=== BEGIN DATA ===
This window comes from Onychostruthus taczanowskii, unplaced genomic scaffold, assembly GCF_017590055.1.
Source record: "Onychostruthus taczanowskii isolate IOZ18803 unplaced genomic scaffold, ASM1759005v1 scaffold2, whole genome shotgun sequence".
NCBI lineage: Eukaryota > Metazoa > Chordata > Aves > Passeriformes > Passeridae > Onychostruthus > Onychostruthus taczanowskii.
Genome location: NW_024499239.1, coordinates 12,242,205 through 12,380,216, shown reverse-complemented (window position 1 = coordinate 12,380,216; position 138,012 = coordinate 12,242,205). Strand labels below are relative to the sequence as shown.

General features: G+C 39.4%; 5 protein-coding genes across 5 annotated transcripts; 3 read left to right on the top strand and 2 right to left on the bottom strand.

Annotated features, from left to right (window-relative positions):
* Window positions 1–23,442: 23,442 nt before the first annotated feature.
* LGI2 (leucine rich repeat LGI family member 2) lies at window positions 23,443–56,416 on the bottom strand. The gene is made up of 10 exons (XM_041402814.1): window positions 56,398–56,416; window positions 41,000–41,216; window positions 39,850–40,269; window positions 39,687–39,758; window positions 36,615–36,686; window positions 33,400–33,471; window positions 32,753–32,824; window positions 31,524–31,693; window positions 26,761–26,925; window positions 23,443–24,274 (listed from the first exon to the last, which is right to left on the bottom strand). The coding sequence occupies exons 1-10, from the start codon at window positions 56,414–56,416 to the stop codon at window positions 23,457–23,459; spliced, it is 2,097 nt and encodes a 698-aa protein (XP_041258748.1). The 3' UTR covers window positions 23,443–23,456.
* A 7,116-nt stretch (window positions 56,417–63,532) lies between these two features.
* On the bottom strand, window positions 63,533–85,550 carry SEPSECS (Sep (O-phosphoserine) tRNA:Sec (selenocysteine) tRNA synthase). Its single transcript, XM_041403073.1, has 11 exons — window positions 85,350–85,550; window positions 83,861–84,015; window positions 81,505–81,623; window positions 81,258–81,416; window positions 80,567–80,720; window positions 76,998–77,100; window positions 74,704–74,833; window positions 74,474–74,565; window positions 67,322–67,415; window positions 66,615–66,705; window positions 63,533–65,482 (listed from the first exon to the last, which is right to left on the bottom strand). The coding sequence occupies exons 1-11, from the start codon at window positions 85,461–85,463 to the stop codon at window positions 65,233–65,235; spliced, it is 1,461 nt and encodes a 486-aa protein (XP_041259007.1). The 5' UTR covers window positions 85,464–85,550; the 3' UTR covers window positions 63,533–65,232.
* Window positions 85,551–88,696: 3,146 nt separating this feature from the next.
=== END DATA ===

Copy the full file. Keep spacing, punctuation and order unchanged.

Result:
This window comes from Onychostruthus taczanowskii, unplaced genomic scaffold, assembly GCF_017590055.1.
Source record: "Onychostruthus taczanowskii isolate IOZ18803 unplaced genomic scaffold, ASM1759005v1 scaffold2, whole genome shotgun sequence".
NCBI lineage: Eukaryota > Metazoa > Chordata > Aves > Passeriformes > Passeridae > Onychostruthus > Onychostruthus taczanowskii.
Genome location: NW_024499239.1, coordinates 12,242,205 through 12,380,216, shown reverse-complemented (window position 1 = coordinate 12,380,216; position 138,012 = coordinate 12,242,205). Strand labels below are relative to the sequence as shown.

General features: G+C 39.4%; 5 protein-coding genes across 5 annotated transcripts; 3 read left to right on the top strand and 2 right to left on the bottom strand.

Annotated features, from left to right (window-relative positions):
* Window positions 1–23,442: 23,442 nt before the first annotated feature.
* LGI2 (leucine rich repeat LGI family member 2) lies at window positions 23,443–56,416 on the bottom strand. The gene is made up of 10 exons (XM_041402814.1): window positions 56,398–56,416; window positions 41,000–41,216; window positions 39,850–40,269; window positions 39,687–39,758; window positions 36,615–36,686; window positions 33,400–33,471; window positions 32,753–32,824; window positions 31,524–31,693; window positions 26,761–26,925; window positions 23,443–24,274 (listed from the first exon to the last, which is right to left on the bottom strand). The coding sequence occupies exons 1-10, from the start codon at window positions 56,414–56,416 to the stop codon at window positions 23,457–23,459; spliced, it is 2,097 nt and encodes a 698-aa protein (XP_041258748.1). The 3' UTR covers window positions 23,443–23,456.
* A 7,116-nt stretch (window positions 56,417–63,532) lies between these two features.
* On the bottom strand, window positions 63,533–85,550 carry SEPSECS (Sep (O-phosphoserine) tRNA:Sec (selenocysteine) tRNA synthase). Its single transcript, XM_041403073.1, has 11 exons — window positions 85,350–85,550; window positions 83,861–84,015; window positions 81,505–81,623; window positions 81,258–81,416; window positions 80,567–80,720; window positions 76,998–77,100; window positions 74,704–74,833; window positions 74,474–74,565; window positions 67,322–67,415; window positions 66,615–66,705; window positions 63,533–65,482 (listed from the first exon to the last, which is right to left on the bottom strand). The coding sequence occupies exons 1-11, from the start codon at window positions 85,461–85,463 to the stop codon at window positions 65,233–65,235; spliced, it is 1,461 nt and encodes a 486-aa protein (XP_041259007.1). The 5' UTR covers window positions 85,464–85,550; the 3' UTR covers window positions 63,533–65,232.
* Window positions 85,551–88,696: 3,146 nt separating this feature from the next.